The first branded residences appeared in New York in the 1920s, but it was in the 1980s that demand gathered pace, both in the US and further afield. Four Seasons launched its first residential condominiums in Boston in 1985, soon followed by superbrand Aman, which sold 30 villas at Amanpuri in Thailand. Today, both hotel groups remain significant players in the market. Four Seasons manages 38 residential communities across 17 countries, with plans for over 80 per cent of all future projects to include a residential component, while Aman has homes from Asia to the Caribbean. They have been joined on this highly successful “brandwagon” by a diverse rollcall of elite businesses, all eager to sell their products to worldly and discerning buyers.
Certain buyers will pay handsomely for the privilege. In 2011, the penthouse at Four Seasons Toronto sold for C$28m (about £16m), then the highest price ever paid for a Canadian condominium. Just last year, a penthouse at Four Seasons Private Residences One Dalton Street in Boston set a record for the US east-coast city of close to $40m.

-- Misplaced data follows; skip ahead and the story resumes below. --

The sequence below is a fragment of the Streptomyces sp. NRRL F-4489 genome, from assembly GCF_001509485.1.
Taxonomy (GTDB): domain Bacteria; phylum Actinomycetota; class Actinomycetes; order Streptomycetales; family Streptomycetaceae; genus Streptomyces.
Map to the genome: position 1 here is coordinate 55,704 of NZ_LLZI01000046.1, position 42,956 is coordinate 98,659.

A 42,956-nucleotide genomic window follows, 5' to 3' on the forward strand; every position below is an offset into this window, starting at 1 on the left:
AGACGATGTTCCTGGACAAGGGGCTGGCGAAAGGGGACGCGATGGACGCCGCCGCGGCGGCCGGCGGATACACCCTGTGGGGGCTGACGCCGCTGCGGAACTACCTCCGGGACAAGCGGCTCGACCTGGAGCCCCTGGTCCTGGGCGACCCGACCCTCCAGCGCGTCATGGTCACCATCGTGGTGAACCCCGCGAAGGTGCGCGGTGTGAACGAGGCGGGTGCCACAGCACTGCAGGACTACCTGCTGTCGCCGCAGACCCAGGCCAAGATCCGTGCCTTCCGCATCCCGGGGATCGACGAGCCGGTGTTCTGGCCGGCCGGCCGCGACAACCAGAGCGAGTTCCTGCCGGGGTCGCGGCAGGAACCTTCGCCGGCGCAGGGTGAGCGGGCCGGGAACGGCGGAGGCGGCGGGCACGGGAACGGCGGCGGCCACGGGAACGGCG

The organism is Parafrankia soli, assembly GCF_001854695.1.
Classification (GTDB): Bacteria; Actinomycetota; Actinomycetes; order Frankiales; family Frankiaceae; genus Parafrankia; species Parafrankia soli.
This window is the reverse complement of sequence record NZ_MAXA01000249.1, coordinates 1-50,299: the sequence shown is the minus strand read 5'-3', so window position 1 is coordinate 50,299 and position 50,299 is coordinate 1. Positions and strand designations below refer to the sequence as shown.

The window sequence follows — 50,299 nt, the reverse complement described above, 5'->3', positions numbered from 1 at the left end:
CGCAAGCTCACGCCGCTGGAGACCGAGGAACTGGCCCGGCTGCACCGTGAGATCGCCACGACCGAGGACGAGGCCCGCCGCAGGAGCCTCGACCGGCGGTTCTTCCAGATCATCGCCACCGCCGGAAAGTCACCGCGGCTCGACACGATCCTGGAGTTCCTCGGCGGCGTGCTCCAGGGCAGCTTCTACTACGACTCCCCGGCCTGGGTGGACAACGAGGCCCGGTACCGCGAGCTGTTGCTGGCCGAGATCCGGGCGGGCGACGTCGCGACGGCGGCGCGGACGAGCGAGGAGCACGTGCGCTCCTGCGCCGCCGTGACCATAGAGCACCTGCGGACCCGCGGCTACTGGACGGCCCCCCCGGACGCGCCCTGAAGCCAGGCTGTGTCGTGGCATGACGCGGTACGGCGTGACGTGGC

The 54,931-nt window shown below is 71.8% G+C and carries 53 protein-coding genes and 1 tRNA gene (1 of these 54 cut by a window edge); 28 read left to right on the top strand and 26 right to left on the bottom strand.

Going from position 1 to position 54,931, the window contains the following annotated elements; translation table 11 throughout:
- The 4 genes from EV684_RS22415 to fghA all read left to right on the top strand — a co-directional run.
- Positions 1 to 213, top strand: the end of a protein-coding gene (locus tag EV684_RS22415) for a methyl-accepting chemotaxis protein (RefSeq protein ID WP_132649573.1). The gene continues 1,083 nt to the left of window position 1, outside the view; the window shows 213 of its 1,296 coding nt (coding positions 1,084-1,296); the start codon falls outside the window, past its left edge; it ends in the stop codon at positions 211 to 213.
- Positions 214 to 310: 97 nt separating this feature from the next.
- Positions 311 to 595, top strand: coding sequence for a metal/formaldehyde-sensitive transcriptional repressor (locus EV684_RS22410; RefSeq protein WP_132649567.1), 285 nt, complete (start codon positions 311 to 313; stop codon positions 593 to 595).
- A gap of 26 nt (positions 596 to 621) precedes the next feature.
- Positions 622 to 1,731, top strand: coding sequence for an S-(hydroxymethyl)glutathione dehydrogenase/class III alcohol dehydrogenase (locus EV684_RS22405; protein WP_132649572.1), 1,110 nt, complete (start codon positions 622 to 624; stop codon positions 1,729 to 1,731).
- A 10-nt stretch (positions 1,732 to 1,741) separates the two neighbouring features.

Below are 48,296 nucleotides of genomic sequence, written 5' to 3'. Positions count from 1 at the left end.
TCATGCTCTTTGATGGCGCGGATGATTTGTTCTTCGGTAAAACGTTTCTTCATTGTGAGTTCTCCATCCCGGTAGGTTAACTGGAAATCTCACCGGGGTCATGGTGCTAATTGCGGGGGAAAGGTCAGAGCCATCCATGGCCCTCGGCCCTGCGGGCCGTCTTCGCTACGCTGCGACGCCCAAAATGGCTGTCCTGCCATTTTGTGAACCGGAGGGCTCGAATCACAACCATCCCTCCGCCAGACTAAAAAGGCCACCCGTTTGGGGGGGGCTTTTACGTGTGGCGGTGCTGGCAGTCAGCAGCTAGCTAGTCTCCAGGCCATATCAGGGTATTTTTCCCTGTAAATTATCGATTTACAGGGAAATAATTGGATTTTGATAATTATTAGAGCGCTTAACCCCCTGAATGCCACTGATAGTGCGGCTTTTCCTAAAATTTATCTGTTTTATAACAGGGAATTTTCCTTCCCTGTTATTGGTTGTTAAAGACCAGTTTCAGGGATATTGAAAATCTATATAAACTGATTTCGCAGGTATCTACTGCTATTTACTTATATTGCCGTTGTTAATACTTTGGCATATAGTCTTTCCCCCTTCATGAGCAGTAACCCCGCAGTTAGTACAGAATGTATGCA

In Japan, meanwhile, apartments at Four Seasons Kyoto sold for more than double the prime local rate. “We continue to establish new pricing benchmarks and are able to command figures around 30 per cent higher than our direct competition,” says Mike Crawford, Four Seasons president of portfolio management and owner relations.
In general, branded residences carry a 14-44 per cent premium over the top end of the local market, according to Savills. “The exact uplift is dependent on developers building a quality product in the right location, with the right design and brand,” says Rod Taylor, head of international development sales at Savills.
So what’s on offer for those tempted by the benefits of a hotel-serviced home? Significant city-based projects available right now include Four Seasons’ third London property with its first standalone residential project at Twenty Grosvenor Square, Mayfair. Prices for these 37 homes start at £17.5m for a three-bedroom, 315sq m property and services will include an elite address book of contacts accessing private jets, personal shoppers, Harley Street specialists, educational advisers and private security consultants.
Nearby Mayfair Park Residences will have one- to four-bedroom lateral and duplex apartments on Park Lane connected directly to the adjacent 45 Park Lane hotel, ensuring owners enjoy Dorchester Collection services such as a sommelier, in-residence dining and the assistance of a full-time concierge and dog walker – this will be the first time the hotel group has lent its name to a residential development.